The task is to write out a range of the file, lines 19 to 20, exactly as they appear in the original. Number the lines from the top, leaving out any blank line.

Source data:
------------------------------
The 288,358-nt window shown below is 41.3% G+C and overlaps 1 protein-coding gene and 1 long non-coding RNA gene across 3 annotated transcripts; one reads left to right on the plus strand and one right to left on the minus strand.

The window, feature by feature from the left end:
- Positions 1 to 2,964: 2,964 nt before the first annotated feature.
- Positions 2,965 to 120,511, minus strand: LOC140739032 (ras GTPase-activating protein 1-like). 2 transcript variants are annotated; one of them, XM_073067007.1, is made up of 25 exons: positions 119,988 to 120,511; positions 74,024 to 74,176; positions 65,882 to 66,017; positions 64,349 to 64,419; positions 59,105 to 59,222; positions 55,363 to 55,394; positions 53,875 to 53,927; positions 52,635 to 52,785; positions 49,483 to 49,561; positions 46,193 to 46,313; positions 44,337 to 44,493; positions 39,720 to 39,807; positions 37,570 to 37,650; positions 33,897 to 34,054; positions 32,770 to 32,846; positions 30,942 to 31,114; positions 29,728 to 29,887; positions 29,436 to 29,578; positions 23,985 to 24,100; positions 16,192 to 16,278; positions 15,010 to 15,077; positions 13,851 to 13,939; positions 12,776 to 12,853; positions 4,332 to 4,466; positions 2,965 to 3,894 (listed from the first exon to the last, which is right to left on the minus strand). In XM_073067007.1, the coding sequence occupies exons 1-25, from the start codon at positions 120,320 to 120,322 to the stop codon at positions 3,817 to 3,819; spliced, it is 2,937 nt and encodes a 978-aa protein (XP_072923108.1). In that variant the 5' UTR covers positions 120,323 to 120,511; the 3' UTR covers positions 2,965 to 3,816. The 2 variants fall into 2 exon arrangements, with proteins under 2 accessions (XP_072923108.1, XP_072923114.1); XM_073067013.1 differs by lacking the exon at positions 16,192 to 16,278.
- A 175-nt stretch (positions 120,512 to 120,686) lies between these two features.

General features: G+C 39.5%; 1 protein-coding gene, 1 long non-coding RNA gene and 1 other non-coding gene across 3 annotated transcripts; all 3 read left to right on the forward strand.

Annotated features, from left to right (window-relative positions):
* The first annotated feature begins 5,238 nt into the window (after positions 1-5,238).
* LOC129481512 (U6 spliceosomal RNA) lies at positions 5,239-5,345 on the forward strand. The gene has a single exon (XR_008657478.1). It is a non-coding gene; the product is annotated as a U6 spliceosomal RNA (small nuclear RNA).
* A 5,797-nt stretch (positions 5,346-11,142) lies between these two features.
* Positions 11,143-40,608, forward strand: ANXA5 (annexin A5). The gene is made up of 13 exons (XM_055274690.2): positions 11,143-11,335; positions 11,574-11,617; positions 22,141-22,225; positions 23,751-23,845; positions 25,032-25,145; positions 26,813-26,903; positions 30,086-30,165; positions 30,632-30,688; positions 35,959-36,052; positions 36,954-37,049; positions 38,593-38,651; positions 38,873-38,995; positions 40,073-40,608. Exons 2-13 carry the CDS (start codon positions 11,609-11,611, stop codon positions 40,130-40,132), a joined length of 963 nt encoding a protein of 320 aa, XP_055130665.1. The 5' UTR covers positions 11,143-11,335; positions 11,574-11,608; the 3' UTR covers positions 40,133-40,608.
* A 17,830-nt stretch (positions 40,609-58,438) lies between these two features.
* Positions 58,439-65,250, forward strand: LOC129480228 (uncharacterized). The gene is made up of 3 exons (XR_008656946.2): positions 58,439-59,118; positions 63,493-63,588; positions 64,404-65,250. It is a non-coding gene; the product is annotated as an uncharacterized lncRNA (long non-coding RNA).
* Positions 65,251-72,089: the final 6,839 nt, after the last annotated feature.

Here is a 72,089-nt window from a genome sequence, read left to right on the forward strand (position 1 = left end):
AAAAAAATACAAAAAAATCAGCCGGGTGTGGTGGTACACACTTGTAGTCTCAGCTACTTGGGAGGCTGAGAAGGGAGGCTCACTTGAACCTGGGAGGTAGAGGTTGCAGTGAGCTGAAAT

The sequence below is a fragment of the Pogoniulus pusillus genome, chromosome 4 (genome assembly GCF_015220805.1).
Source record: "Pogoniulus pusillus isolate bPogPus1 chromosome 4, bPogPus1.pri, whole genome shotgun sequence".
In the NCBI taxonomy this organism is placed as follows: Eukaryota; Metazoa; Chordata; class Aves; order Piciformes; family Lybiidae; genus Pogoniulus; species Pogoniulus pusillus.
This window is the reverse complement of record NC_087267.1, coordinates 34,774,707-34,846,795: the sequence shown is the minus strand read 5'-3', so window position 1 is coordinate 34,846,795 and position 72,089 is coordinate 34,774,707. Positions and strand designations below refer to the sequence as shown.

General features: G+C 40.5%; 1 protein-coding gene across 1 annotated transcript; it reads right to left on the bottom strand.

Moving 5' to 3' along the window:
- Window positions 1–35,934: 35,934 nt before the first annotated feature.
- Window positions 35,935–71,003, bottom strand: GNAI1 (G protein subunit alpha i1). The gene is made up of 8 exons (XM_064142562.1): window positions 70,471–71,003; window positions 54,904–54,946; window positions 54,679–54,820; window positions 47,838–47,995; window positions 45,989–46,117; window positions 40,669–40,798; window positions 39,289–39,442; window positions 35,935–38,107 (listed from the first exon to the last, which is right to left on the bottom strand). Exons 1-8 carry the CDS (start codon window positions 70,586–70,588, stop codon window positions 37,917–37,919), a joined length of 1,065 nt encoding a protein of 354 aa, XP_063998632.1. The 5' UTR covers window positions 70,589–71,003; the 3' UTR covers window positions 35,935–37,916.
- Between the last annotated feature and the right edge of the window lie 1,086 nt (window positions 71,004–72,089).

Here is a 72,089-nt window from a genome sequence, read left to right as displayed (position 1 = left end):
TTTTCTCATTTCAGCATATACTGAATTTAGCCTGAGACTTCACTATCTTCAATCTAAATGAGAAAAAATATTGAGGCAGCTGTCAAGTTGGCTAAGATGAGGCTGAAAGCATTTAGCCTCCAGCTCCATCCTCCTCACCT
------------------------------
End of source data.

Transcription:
In the NCBI taxonomy this organism is placed as follows: Eukaryota; Metazoa; Chordata; class Aves; order Piciformes; family Lybiidae; genus Pogoniulus; species Pogoniulus pusillus.
This window is the reverse complement of record NC_087267.1, coordinates 34,774,707-34,846,795: the sequence shown is the minus strand read 5'-3', so window position 1 is coordinate 34,846,795 and position 72,089 is coordinate 34,774,707. Positions and strand designations below refer to the sequence as shown.